I visited America for two weeks two years ago, and still one of the most prominent – and thought provoking – realisations about it, is baby carrots are WEIRD.
The first time I saw baby carrots my brain stuttered, stalled, and refused to move on from the peculiarity of them. Are they grown just to that size then harvested? Are they big carrots just shaved down to size? How do you pick them? Are they peeled? How many tonnes of carrots are made into baby carrots? I’ve since investigated (answers being: no; kind of; up in little bags at the supermarket; yes; and, over 172 million tonnes a year), and you know what? Baby carrots are STILL weird.
I’m thinking it’s because I’m Australian. Baby carrots aren’t available in Australia. The closest I’ve seen here to the handily packed and washed US variety are tinned carrots, which are soft zeppelins compared to the crisp Nano-technology of baby carrots. Somehow, baby carrots became the ultimate indicator of how far from home I was.
I’d prepared my boys and I for the trip in all sorts of ways: shifted our sleep patterns a week beforehand to avoid jet lag (moderately successful); packed a huge chunk of luggage with Aussie foods (TimTams, Vegemite, Weetbix, Minties and Chico Babies); tried to remember what a dime was worth and the percentage I was meant to tip a waitress.
But as soon as the ATM in LAX spat out paper money (paper!), I reverted back to being a kid at my first time to a circus. The money all looked the same! (Australian money certainly doesn’t). The brain-frying, thigh-cramping experience of driving on the wrong side of the road was breathtaking. Snow on the mountains in Summer. Lollies (candy) being thrown at a neighbourhood 4th of July parade. The bafflingly low fruit and vegetable prices, and the cacophony of the cereal aisle! So many accents and new architecture and language nuance. The bliss of so many peanut butter flavoured foods – I was a long, long way from home.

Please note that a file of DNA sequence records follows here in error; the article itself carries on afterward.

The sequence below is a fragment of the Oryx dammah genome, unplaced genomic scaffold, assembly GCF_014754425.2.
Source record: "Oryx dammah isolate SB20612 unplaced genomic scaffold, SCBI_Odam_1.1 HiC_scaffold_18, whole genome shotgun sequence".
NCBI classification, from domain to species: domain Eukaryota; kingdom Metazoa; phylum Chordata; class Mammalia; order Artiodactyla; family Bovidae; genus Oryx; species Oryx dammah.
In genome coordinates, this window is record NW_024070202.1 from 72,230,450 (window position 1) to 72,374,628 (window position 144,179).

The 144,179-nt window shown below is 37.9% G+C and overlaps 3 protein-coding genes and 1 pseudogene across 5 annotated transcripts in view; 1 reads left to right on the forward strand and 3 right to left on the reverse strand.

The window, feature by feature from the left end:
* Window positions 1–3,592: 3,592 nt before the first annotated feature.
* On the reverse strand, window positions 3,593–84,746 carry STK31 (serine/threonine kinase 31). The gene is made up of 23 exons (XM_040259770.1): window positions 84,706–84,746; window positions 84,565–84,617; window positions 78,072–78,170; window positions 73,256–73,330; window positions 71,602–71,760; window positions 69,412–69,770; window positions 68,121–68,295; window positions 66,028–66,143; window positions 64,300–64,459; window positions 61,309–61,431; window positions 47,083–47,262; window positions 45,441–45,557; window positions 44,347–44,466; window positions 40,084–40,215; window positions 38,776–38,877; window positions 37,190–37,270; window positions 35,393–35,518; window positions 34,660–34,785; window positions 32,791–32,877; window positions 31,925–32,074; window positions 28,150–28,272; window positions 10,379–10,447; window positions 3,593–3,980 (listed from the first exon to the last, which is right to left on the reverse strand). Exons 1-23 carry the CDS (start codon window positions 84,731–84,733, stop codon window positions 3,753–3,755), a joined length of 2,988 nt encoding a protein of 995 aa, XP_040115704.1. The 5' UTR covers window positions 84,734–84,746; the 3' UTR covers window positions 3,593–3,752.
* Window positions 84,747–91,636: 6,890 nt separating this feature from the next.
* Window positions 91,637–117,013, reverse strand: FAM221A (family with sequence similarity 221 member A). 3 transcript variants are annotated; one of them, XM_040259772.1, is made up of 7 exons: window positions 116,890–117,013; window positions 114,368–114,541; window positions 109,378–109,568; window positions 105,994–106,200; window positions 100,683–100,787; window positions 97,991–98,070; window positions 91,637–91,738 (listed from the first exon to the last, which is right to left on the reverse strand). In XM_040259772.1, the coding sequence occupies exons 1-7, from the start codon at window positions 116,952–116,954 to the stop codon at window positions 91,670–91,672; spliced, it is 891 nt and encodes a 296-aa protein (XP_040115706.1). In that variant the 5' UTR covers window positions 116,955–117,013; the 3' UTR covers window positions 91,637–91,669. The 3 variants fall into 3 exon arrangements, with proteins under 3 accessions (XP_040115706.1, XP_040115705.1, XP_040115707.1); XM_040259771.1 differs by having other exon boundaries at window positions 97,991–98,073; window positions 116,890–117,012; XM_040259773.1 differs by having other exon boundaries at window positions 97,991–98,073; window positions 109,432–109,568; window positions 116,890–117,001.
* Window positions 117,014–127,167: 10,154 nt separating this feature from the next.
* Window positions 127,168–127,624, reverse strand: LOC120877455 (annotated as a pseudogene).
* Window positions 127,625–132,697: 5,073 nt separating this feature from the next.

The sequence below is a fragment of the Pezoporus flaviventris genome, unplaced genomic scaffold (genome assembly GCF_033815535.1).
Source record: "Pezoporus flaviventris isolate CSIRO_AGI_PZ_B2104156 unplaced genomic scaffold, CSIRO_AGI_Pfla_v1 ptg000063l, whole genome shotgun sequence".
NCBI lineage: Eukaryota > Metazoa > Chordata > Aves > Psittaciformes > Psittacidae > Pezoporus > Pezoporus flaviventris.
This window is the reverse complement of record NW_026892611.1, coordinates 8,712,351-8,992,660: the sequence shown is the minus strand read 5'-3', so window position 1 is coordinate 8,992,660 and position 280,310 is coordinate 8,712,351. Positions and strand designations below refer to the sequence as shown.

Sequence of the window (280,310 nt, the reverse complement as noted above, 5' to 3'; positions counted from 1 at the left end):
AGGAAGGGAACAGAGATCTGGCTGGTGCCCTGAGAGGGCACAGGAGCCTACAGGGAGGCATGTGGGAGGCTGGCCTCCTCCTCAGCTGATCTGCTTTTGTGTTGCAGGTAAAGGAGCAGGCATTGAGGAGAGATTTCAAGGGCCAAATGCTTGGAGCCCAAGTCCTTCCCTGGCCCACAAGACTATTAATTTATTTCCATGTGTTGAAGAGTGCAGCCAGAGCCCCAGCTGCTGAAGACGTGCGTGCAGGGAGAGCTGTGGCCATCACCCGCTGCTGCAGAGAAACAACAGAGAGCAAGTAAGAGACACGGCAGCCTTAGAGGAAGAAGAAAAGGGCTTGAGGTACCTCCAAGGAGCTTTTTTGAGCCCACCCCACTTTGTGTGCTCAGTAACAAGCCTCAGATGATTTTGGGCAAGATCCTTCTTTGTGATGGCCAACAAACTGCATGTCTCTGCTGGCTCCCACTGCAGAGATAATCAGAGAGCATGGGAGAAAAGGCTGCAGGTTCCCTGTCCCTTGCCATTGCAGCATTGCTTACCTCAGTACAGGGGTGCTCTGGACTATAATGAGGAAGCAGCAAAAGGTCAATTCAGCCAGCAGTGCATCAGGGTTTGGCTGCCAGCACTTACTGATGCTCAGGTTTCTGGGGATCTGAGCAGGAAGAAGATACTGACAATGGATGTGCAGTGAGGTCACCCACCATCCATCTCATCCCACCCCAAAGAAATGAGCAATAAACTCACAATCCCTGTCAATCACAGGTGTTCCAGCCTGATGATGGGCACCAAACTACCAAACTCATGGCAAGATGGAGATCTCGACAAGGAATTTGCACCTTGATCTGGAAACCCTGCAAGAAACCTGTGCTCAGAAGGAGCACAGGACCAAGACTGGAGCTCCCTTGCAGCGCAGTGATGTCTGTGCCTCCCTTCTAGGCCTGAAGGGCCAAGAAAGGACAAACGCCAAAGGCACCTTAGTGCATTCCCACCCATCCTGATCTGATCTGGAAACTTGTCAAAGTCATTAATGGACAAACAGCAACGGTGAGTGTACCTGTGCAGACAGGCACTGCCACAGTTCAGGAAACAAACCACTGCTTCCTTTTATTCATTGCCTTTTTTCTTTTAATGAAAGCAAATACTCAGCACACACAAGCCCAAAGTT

Then there were the conversations which skittered and side-tracked to allow for clarification or explanation. Asking Michelle if she’d seen “my sunnies” (sunglasses) or my boys asking if there was a “bubbler” when we were at a park. (That’s “water fountain” in Australian). Laughing at other’s attempts at an “Australian accent” (hint: there isn’t one, American’s have the accents). The realisation of how differently sunburn is accepted between countries. Then the (far too short) comparisons and discussions of health care, politics, gun laws, education and all the ways of things which seem normal to us but fascinating/horrifying/confusing to those from – sometimes – literally the other side of the planet.
In some ways the US seemed remarkably like Australia, and in others as bizarre and alien as any planet in the Alpha Centuri system. I loved my time in the US. It wasn’t nearly long enough for the amount I wanted to learn, absorb, for the people I wanted to
interrogate get to know, the things I wanted to do and see and experience. And that’s just in one country, which internationally is seen as quite similar to Australia, yet is so different in a million myriad ways to what I am familiar with. I want to go back, revisit some places, explore new ones, have more (deeper/weird/funny/baffling/challenging/enriching) conversations with the same people, and again with as yet unmet friends.
And I would really like another bag of those weird little carrots.
Have you ever visited somewhere and realised you were in some – or all – ways, a long way from home? What has made you think differently about where you live, or how others live? Is there somewhere you would love to visit/again?